A new study from online video optimization firm Conviva offered a dose of good and bad news for streaming world – video buffering is on the decline, but consumers are less tolerant of it when it does occur.
Conviva’s study, titled the 2014 Viewer Experience Report, found that roughly 27% of online video views experience buffering, 43% have low-resolution, and about 5% never start to play,When it comes to buffering, that’s a sign of marked improvement. Video buffering actually decreased from 39.3% in 2012, to 26.9% in 2013, based on Conviva’s study of 45 billion video streams across more than 1.6 billion individual devices and 400 premium video players in 2013.
But that’s only part of the story. The company, which counts ABC, NBCUniversal and HBO among its customers, also contended that the study found that viewer expectations for streaming quality outpaced improvements made by online video publishers last year.
Despite the reduced instances of buffering, it’s still a big turn off for consumers. According to the company’s metrics, viewing time for live action TV drops from over 40 minutes in HD to just 1 minute, if the viewer encounters buffering.
Delivering quality across screens is becoming increasingly important as more consumer eyeballs gravitate to video that is streamed to smartphones, tablets and other IP-connected devices. Conviva’s study found that the number of concurrent streaming devices had jumped by 28% year-over-year, creating a more fragmented viewing audience that is becoming more difficult to track using traditional methods.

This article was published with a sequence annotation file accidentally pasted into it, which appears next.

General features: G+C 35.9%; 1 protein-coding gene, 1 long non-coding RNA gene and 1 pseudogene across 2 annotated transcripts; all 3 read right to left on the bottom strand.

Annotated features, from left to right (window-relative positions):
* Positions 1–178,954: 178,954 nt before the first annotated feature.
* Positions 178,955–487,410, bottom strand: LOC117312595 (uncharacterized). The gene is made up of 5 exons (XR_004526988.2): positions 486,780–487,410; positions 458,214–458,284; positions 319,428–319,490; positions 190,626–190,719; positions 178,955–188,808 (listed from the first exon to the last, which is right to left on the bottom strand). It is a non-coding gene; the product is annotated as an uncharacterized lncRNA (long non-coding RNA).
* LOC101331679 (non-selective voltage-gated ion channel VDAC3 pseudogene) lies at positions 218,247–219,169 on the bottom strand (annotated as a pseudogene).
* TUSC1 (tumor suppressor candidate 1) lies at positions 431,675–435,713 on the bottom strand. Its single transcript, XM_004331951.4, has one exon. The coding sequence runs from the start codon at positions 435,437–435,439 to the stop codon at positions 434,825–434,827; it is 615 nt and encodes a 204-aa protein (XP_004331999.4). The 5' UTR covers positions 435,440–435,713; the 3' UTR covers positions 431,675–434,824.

Conviva also found that the preferred device of choice generally changes at different times of the day. Mobile devices are preferred from 6 a.m. to 11 a.m., representing 6.9% of all video streamed per day, while the PC dominates the period from noon to 4 p.m., representing 16.3% of the day’s streaming. The TV continues to dominate the prime time period of 7 p.m. to 11 p.m., representing 36.6% of all video streamed per day.
“Some companies are doing a great job delivering high-quality video to all screens, but many are not minimizing buffering while maintaining video quality,” warned Colin Dixon, founder and chief analyst of nScreenMedia, in a statement. “In those instances, one bad viewing experience on a single device puts all screens at risk. Continuity of quality across screens is very important.”
Conviva’s customers include Disney, ESPN, ABC, Viacom, HBO, NBCUniversal, Al Jazeera, Vimeo, Univision, Bravo, Cablevision Systems, M-GO, Shaw Communications, and Ziggo, among others.